Congress approves proposed Bangsamoro Basic Law

Camille Elemia

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Congress approves proposed Bangsamoro Basic Law
The Senate version is way different from the original proposal of the Bangsamoro Transition Commission. The battleground shifts to the bicameral conference committee, which will be convened during the break.

MANILA, Philippines – Working overnight from their last session day, senators voted unanimously to approve the proposed Bangsamoro Basic Law (BBL), which seeks to abolish the Autonomous Region in Muslim Mindanao (ARMM) and replace it with a new Bangsamoro region, hours after the House of Representatives did the same

President Rodrigo Duterte earlier certified the BBL as urgent, allowing the House and the Senate to pass their own versions of the bill on 2nd and 3rd readings one after another. The House approved its version on final reading Wednesday, May 30; the Senate, past midnight of Thursday, May 31.

The Senate version is way different from the original proposal of the Bangsamoro Transition Commission (BTC).

With this, a bicameral conference committee is expected to be bloody due to the major differences of the two versions. Congress is set to convene a bicam during the break. Both chambers would have to ratify the reconciled version on the morning of July 23, during the opening of the 3rd regular session of the 17th Congress.

Duterte, in turn, could sign it into law before he delivers his 3rd State of the Nation Address in the afternoon of July 23. 

Under the Senate bill, the reserved powers were abolished upon the proposal of Minority Leader Franklin Drilon. Reserved powers are those retained by the central government.

Drilon said there is no need to reiterate this, as the 1987 Constitution already states that the powers not granted to autonomous states automatically belong to the national government.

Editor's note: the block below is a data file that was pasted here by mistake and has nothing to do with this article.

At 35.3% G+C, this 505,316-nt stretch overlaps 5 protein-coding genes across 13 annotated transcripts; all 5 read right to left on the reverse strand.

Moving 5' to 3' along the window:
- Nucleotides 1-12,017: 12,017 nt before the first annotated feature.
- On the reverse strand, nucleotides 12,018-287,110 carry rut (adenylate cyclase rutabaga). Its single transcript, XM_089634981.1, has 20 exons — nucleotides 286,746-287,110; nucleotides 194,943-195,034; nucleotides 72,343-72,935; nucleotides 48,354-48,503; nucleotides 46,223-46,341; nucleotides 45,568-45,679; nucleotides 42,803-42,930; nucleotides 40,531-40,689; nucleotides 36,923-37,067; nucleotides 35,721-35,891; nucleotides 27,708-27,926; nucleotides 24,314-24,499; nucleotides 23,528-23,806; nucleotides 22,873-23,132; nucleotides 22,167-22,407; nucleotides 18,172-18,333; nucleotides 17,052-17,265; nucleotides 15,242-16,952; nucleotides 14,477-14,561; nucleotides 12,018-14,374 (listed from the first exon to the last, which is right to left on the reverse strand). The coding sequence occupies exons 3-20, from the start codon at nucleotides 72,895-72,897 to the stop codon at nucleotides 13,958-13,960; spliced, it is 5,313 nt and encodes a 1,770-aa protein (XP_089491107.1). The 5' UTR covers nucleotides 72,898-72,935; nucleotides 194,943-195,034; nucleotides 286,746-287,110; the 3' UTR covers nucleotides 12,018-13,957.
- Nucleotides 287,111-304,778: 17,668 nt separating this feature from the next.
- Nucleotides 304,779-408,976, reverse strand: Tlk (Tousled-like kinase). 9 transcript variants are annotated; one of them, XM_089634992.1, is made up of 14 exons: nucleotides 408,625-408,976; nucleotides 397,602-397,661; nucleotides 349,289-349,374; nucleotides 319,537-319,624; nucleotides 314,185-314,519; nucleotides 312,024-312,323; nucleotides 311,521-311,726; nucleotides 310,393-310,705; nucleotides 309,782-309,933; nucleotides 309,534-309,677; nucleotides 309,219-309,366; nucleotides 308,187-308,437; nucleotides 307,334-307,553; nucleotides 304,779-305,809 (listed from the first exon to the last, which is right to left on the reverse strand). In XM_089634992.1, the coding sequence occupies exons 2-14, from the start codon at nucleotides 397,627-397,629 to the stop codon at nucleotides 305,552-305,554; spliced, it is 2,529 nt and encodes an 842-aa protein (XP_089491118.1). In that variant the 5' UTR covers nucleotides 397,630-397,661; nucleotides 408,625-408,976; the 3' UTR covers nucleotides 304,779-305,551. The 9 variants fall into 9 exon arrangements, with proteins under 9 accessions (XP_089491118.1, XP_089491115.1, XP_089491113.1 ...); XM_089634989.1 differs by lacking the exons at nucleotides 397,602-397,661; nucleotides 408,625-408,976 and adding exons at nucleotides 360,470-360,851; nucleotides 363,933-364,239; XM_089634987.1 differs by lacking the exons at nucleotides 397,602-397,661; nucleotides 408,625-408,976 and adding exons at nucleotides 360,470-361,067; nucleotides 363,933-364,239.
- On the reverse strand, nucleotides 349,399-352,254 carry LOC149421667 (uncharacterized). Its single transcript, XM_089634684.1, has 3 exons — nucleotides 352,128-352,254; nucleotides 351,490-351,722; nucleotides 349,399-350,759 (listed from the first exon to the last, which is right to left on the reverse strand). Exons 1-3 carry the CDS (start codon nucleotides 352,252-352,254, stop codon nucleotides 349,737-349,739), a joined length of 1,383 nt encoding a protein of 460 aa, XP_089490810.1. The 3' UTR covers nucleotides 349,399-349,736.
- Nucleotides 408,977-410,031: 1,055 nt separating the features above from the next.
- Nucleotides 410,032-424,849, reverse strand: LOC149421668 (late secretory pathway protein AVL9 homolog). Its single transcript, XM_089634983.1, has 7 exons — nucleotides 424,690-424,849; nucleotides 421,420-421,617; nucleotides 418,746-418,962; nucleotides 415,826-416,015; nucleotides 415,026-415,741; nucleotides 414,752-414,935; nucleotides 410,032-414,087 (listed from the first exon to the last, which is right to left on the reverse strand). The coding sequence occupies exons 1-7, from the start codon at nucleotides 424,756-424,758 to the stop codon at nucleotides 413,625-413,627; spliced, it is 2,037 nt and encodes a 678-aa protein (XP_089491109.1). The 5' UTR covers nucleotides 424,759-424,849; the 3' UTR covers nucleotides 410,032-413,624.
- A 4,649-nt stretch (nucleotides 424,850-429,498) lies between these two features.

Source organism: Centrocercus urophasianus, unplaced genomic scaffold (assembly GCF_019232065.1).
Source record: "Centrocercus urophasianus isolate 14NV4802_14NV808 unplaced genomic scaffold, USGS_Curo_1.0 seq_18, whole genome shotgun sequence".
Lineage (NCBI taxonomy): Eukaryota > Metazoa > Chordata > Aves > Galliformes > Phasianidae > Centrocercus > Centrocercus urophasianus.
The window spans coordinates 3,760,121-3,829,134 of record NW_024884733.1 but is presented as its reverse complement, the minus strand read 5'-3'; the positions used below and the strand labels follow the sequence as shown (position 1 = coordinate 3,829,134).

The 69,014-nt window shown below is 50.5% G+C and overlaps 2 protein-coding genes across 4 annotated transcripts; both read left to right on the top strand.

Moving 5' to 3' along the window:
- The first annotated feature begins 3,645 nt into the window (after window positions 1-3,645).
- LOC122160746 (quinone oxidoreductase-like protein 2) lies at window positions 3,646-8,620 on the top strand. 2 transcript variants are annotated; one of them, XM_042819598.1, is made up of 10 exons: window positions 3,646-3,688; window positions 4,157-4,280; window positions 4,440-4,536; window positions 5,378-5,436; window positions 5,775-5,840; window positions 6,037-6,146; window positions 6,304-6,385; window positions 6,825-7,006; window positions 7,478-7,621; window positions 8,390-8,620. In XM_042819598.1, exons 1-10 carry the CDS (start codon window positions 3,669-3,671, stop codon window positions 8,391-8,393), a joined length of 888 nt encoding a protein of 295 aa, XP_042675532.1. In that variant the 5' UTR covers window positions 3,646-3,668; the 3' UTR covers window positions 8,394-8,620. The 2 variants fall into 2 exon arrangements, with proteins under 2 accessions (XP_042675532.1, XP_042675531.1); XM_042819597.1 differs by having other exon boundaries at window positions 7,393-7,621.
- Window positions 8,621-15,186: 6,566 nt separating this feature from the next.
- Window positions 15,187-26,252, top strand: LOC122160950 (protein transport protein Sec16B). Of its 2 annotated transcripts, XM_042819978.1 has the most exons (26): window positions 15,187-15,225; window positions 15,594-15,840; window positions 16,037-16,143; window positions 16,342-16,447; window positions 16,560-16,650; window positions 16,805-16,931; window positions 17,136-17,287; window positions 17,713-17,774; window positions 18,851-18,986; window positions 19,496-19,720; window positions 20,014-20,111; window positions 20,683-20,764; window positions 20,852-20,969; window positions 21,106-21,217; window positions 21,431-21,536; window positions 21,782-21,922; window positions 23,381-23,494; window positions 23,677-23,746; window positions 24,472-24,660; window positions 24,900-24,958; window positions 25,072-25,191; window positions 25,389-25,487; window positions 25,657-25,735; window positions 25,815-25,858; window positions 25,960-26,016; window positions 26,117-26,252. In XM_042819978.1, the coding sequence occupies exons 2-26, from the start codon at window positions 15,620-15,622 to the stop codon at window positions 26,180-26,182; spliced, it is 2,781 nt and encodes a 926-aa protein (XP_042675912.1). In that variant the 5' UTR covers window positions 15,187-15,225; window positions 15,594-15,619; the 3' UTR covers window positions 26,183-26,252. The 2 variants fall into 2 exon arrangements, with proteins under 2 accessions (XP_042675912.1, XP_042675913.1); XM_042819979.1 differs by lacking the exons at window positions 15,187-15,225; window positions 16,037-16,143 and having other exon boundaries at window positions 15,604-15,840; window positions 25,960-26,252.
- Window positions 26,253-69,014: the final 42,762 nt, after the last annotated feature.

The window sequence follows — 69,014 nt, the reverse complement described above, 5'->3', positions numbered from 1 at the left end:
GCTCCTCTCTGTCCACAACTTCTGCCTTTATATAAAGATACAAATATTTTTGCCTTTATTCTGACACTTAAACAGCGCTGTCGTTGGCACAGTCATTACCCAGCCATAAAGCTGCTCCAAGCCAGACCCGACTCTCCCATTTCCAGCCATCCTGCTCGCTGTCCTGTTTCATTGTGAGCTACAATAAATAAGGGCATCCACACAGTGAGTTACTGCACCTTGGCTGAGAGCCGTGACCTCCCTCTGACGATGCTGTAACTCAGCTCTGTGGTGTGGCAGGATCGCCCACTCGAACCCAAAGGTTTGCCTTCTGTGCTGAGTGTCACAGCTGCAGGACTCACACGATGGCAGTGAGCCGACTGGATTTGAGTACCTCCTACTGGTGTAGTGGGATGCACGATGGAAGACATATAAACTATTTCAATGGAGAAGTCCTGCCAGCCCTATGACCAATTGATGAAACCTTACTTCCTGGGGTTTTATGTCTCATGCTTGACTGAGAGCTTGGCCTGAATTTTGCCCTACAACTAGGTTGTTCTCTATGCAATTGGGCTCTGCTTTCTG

The Senate also abolished the proposed power of the Bangsamoro government to create, divide, merge, abolish, or substantially alter provinces and cities.

Citing a court decision and the Constitution, Drilon argued that only Congress could create provinces and cities.

The House version included a provision that states only one plebiscite would be held between 90 and 120 days upon the BBL’s effectivity. Originally, a plebiscite is mandated to be held every 5 years for a period of 25 years after the creation of the Bangsamoro. The House bill thus only gives one chance for cities and provinces sharing a common border with the Bangsamoro to join the plebiscite.

Fiscal autonomy, police force

Senators Panfilo Lacson and Gregorio Honasan II, meanwhile, ensured that the Bangsamoro police would be under the Philippine National Police, following the Constitution. In the House, more explicit provisions were introduced to say that uniformed services in the Bangsamoro would still be under the national government.

On fiscal autonomy, the Senate and the House both lowered the Bangsamoro region’s annual block grant or its share of the national internal revenue. From the proposed 6% or P72 billion, it is now down to 5% or P59 billion.

Under the proposed BBL, the region would enjoy the “maximum form of fiscal autonomy” and would be authorized to prepare and pass its own budget.

This is in stark contrast to the current system, where the ARMM is required to get congressional nod for funds and projects.

Also immediately after the ratification of the BBL, and for another 5 years, the national government shall provide additional funds that would subsidize expenditure for development projects and infrastructure. – with reports from Mara Cepeda/

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Camille Elemia

Camille Elemia is a former multimedia reporter for Rappler. She covered media and disinformation, the Senate, the Office of the President, and politics.